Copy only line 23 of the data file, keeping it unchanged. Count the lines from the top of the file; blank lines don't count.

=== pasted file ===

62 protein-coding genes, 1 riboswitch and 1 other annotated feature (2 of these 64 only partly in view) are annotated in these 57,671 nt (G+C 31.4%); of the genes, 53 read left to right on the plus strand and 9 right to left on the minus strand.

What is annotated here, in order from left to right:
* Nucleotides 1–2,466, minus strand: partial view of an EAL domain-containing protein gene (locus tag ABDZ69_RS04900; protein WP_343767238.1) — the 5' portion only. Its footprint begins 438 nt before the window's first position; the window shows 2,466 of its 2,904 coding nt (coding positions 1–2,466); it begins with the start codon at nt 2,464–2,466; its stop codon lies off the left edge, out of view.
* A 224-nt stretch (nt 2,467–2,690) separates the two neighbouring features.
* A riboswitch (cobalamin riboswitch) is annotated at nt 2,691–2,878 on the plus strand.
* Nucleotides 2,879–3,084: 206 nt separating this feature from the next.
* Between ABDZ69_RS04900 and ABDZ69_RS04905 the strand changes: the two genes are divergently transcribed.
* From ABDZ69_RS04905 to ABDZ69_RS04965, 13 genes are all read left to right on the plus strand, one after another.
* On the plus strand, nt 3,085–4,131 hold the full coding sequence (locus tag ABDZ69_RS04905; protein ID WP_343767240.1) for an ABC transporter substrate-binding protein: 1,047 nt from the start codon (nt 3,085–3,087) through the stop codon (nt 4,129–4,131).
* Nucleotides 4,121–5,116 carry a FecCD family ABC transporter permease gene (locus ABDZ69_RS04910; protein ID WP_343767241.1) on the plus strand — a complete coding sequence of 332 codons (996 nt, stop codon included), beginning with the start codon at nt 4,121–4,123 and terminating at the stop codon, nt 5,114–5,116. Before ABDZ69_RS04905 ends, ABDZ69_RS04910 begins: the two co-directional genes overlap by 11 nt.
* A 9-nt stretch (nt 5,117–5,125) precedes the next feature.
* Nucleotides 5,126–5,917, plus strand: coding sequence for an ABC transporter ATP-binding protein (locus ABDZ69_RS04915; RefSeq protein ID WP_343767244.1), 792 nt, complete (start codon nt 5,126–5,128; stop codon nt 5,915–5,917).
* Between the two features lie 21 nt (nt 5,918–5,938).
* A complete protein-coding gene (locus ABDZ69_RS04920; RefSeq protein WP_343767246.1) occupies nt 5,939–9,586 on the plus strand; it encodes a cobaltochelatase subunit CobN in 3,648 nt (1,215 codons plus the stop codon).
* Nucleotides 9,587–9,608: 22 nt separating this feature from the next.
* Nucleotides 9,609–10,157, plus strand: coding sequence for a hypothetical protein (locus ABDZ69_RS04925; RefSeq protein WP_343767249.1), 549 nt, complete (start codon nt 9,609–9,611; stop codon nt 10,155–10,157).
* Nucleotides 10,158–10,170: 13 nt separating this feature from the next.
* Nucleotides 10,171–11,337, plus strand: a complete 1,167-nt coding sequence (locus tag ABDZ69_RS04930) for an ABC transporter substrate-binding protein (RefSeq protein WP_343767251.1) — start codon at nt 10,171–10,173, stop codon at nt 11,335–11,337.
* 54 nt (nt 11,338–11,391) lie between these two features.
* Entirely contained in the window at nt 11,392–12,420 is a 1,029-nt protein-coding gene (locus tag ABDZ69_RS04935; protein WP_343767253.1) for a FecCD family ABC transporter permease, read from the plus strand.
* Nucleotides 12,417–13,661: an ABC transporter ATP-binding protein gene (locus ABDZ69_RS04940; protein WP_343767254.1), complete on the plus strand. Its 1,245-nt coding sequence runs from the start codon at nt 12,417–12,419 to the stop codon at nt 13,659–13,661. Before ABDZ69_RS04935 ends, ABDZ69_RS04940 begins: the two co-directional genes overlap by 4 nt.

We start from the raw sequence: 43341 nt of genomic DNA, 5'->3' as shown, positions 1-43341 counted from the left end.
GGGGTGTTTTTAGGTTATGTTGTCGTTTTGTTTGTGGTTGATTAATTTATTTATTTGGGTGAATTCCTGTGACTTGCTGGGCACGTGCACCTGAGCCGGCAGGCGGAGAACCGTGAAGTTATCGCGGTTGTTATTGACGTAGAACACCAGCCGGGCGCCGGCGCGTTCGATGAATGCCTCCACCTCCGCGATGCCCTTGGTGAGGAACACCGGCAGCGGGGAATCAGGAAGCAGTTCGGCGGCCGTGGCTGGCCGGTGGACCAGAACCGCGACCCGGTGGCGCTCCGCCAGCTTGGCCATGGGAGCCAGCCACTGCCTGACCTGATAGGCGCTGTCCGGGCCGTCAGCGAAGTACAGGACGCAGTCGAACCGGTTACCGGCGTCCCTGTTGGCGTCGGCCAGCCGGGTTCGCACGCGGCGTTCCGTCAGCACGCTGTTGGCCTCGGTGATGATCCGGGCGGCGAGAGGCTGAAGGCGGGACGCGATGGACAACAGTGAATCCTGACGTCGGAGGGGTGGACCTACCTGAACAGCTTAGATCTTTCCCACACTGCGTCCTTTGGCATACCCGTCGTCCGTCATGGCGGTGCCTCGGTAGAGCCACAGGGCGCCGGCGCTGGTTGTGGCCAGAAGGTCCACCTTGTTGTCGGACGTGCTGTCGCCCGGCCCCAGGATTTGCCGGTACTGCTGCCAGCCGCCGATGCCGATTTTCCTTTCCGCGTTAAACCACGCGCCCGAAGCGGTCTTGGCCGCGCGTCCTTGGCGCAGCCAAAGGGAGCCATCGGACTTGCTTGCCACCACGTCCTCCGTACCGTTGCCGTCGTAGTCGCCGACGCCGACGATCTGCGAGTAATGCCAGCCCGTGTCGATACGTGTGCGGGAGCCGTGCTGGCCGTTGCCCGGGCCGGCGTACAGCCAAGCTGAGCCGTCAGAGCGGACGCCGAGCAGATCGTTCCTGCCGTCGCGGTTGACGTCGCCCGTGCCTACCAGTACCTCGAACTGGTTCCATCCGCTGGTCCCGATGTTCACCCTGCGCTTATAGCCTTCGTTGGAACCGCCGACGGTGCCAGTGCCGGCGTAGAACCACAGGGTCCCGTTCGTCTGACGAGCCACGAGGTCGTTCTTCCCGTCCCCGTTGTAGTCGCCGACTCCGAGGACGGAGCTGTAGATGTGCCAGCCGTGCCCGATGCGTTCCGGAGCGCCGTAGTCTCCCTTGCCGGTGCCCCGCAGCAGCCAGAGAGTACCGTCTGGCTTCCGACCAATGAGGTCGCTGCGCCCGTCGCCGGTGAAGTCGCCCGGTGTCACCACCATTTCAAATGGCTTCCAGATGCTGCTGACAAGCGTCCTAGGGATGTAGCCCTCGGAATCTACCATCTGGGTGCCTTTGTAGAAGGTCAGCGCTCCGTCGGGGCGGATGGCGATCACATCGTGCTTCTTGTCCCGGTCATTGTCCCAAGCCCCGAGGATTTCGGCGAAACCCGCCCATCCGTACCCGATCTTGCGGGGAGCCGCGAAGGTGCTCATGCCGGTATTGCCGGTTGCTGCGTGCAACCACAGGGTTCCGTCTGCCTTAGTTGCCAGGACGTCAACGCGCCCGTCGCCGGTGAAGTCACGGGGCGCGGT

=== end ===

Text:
GGGGTGTTTTTAGGTTATGTTGTCGTTTTGTTTGTGGTTGATTAATTTATTTATTTGGGTGAATTCCTGTGACTTGCTGGGCACGTGCACCTGAGCCGGCAGGCGGAGAACCGTGAAGTTATCGCGGTTGTTATTGACGTAGAACACCAGCCGGGCGCCGGCGCGTTCGATGAATGCCTCCACCTCCGCGATGCCCTTGGTGAGGAACACCGGCAGCGGGGAATCAGGAAGCAGTTCGGCGGCCGTGGCTGGCCGGTGGACCAGAACCGCGACCCGGTGGCGCTCCGCCAGCTTGGCCATGGGAGCCAGCCACTGCCTGACCTGATAGGCGCTGTCCGGGCCGTCAGCGAAGTACAGGACGCAGTCGAACCGGTTACCGGCGTCCCTGTTGGCGTCGGCCAGCCGGGTTCGCACGCGGCGTTCCGTCAGCACGCTGTTGGCCTCGGTGATGATCCGGGCGGCGAGAGGCTGAAGGCGGGACGCGATGGACAACAGTGAATCCTGACGTCGGAGGGGTGGACCTACCTGAACAGCTTAGATCTTTCCCACACTGCGTCCTTTGGCATACCCGTCGTCCGTCATGGCGGTGCCTCGGTAGAGCCACAGGGCGCCGGCGCTGGTTGTGGCCAGAAGGTCCACCTTGTTGTCGGACGTGCTGTCGCCCGGCCCCAGGATTTGCCGGTACTGCTGCCAGCCGCCGATGCCGATTTTCCTTTCCGCGTTAAACCACGCGCCCGAAGCGGTCTTGGCCGCGCGTCCTTGGCGCAGCCAAAGGGAGCCATCGGACTTGCTTGCCACCACGTCCTCCGTACCGTTGCCGTCGTAGTCGCCGACGCCGACGATCTGCGAGTAATGCCAGCCCGTGTCGATACGTGTGCGGGAGCCGTGCTGGCCGTTGCCCGGGCCGGCGTACAGCCAAGCTGAGCCGTCAGAGCGGACGCCGAGCAGATCGTTCCTGCCGTCGCGGTTGACGTCGCCCGTGCCTACCAGTACCTCGAACTGGTTCCATCCGCTGGTCCCGATGTTCACCCTGCGCTTATAGCCTTCGTTGGAACCGCCGACGGTGCCAGTGCCGGCGTAGAACCACAGGGTCCCGTTCGTCTGACGAGCCACGAGGTCGTTCTTCCCGTCCCCGTTGTAGTCGCCGACTCCGAGGACGGAGCTGTAGATGTGCCAGCCGTGCCCGATGCGTTCCGGAGCGCCGTAGTCTCCCTTGCCGGTGCCCCGCAGCAGCCAGAGAGTACCGTCTGGCTTCCGACCAATGAGGTCGCTGCGCCCGTCGCCGGTGAAGTCGCCCGGTGTCACCACCATTTCAAATGGCTTCCAGATGCTGCTGACAAGCGTCCTAGGGATGTAGCCCTCGGAATCTACCATCTGGGTGCCTTTGTAGAAGGTCAGCGCTCCGTCGGGGCGGATGGCGATCACATCGTGCTTCTTGTCCCGGTCATTGTCCCAAGCCCCGAGGATTTCGGCGAAACCCGCCCATCCGTACCCGATCTTGCGGGGAGCCGCGAAGGTGCTCATGCCGGTATTGCCGGTTGCTGCGTGCAACCACAGGGTTCCGTCTGCCTTAGTTGCCAGGACGTCAACGCGCCCGTCGCCGGTGAAGTCACGGGGCGCGGT